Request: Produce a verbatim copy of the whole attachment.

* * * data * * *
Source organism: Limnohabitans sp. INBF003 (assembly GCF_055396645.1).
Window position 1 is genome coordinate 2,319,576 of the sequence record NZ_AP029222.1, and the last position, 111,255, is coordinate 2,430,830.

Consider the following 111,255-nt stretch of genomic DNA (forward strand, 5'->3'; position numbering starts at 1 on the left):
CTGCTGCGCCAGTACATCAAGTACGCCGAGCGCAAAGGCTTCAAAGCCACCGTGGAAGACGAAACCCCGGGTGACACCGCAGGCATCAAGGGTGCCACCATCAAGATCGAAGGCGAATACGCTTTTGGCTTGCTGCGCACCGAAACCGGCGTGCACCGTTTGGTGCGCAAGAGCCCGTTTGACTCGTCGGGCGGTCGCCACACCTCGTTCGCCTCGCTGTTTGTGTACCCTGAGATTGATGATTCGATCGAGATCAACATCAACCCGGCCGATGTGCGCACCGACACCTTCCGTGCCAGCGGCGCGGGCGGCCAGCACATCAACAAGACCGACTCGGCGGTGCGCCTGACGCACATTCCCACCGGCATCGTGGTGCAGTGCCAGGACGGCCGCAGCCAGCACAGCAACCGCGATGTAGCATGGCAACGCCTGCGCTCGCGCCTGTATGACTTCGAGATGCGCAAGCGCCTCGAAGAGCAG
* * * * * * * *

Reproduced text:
Source organism: Limnohabitans sp. INBF003 (assembly GCF_055396645.1).
Window position 1 is genome coordinate 2,319,576 of the sequence record NZ_AP029222.1, and the last position, 111,255, is coordinate 2,430,830.

Consider the following 111,255-nt stretch of genomic DNA (forward strand, 5'->3'; position numbering starts at 1 on the left):
CTGCTGCGCCAGTACATCAAGTACGCCGAGCGCAAAGGCTTCAAAGCCACCGTGGAAGACGAAACCCCGGGTGACACCGCAGGCATCAAGGGTGCCACCATCAAGATCGAAGGCGAATACGCTTTTGGCTTGCTGCGCACCGAAACCGGCGTGCACCGTTTGGTGCGCAAGAGCCCGTTTGACTCGTCGGGCGGTCGCCACACCTCGTTCGCCTCGCTGTTTGTGTACCCTGAGATTGATGATTCGATCGAGATCAACATCAACCCGGCCGATGTGCGCACCGACACCTTCCGTGCCAGCGGCGCGGGCGGCCAGCACATCAACAAGACCGACTCGGCGGTGCGCCTGACGCACATTCCCACCGGCATCGTGGTGCAGTGCCAGGACGGCCGCAGCCAGCACAGCAACCGCGATGTAGCATGGCAACGCCTGCGCTCGCGCCTGTATGACTTCGAGATGCGCAAGCGCCTCGAAGAGCAG